Posted: Mar 7, 2012 5:41 PM by Matt Stafford
Updated: Mar 7, 2012 6:18 PM
If the only thing standing between you and a job was giving up your Facebook password to your potential boss; would you do it? That's exactly what some employers are asking for.
"To have my privacy invaded in that way made me feel very awful," says Robert Collins in a video posted to YouTube, titled "Want a job? Password, please!"
Collins was applying for a job with Maryland's Department of Corrections, and says he wasn't happy about being asked for his Facebook password. He contacted the American Civil Liberties Union.
Now the ACLU is supporting Collins; saying asking for the password is going too far.
"Your personal life is separate from your work life," says Bethany Winslow, a junior business student at University of Colorado Colorado Springs.
Even with graduation a year away, and hearing about the tough job market ahead; Winslow wouldn't give up her password.
Neither would Brandon McElroy; to him, what that says about the employer might take THEM out of the running.
"I don't agree with giving my password to people, so I would probably look elsewhere," says McElroy, also a UCCS junior studying business.
Those are lines that you might expect to hear from students, but what about people familiar with the struggle of finding work?
Pam Long has been looking for a job for about a year.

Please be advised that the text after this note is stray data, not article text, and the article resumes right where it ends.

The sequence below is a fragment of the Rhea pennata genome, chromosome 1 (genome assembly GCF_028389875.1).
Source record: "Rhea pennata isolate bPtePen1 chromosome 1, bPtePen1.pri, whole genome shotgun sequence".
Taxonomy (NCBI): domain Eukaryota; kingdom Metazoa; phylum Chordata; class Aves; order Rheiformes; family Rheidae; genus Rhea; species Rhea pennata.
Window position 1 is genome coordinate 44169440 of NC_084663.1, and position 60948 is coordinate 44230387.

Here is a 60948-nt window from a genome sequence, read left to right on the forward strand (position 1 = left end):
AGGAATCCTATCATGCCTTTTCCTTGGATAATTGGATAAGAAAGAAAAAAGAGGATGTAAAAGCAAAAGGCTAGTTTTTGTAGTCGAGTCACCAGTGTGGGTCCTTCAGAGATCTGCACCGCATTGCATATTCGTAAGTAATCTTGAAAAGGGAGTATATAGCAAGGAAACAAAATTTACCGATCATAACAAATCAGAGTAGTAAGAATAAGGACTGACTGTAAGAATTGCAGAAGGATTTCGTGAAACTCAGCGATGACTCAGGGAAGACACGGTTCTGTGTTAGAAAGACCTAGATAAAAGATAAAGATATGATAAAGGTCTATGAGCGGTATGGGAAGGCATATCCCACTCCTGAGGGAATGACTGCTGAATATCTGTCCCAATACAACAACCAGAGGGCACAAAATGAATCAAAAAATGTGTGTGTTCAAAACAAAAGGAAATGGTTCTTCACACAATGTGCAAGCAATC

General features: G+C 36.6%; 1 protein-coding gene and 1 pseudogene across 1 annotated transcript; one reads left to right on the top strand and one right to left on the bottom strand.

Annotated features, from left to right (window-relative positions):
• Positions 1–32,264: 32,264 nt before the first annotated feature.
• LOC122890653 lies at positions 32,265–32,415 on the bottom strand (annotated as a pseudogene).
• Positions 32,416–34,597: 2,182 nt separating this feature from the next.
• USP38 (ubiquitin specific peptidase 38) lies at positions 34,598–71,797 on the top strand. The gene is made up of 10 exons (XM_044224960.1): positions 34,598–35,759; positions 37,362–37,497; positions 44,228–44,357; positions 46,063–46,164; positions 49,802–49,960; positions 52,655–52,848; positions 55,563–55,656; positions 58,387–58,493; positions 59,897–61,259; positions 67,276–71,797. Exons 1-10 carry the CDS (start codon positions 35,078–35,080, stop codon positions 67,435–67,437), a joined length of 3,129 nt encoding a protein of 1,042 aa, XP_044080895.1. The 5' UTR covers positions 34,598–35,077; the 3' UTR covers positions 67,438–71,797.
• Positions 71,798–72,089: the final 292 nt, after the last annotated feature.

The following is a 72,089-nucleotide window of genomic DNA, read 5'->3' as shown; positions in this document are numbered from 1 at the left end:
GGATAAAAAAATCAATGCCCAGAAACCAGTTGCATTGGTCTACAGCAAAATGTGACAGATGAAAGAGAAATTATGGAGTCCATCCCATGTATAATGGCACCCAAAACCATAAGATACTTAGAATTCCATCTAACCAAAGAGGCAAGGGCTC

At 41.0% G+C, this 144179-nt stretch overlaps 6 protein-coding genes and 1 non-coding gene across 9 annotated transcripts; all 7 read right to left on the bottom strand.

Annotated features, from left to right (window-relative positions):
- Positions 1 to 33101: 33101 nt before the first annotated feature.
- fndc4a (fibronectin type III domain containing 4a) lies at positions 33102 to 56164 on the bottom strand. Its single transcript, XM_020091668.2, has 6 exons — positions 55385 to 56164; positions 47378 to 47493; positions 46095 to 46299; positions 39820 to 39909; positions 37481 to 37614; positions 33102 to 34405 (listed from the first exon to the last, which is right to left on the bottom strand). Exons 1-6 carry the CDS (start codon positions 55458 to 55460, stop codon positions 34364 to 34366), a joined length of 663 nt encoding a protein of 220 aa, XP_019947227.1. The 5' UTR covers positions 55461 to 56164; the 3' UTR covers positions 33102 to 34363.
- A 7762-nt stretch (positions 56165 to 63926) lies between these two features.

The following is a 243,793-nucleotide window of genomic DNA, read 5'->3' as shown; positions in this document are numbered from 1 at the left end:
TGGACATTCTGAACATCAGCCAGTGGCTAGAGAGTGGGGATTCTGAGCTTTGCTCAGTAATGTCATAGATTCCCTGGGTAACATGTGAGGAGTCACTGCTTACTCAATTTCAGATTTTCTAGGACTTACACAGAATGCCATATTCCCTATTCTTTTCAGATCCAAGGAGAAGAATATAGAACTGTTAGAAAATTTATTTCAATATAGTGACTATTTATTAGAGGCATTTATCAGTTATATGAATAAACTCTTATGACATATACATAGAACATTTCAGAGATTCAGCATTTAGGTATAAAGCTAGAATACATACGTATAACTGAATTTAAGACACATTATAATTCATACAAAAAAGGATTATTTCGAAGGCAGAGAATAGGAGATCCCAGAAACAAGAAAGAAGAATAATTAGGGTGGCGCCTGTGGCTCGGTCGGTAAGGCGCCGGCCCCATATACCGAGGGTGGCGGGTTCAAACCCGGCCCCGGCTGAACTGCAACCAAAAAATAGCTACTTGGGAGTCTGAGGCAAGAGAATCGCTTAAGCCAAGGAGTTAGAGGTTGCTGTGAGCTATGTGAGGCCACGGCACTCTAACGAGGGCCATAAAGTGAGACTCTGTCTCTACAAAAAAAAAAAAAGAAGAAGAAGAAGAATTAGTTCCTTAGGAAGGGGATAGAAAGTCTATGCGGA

"I'd still say, ‘no'," Long says. She doesn't think there's any reason for them to need that much access; she'd show them her page, but says it still leaves her with an unsettled feeling.
"When is it enough?" asks Long.
Deanna Lester Clark had been looking for work for two years when she was asked for her password; she said, "No".
"Because that's my personal business and my life, and I know how to keep my work and my personal life separate," says Carter.
Even not giving up her password, Carter still got the job.
"Asking for the password is a way, in a sense, of getting the individual's consent of saying, "Yes, you can go look; I don't have anything to hide," says Steve Fehl, training facilitator for Pikes Peak Workforce Center.
"It becomes, in one sense, a legal protection for the employer to do it that way."
Attorneys tell News 5 it's questionable for employers to ask for that kind of information.
Fehl suggests keeping your page cleaned up; just in case.
"I'm not sure the employer should have the right to look at that information, but there's not enough right now to say they can't," says Fehl.
One tip that Fehl adds, if you plan to give your password to your potential employer; let them have it for a few days to a week, and then change your password.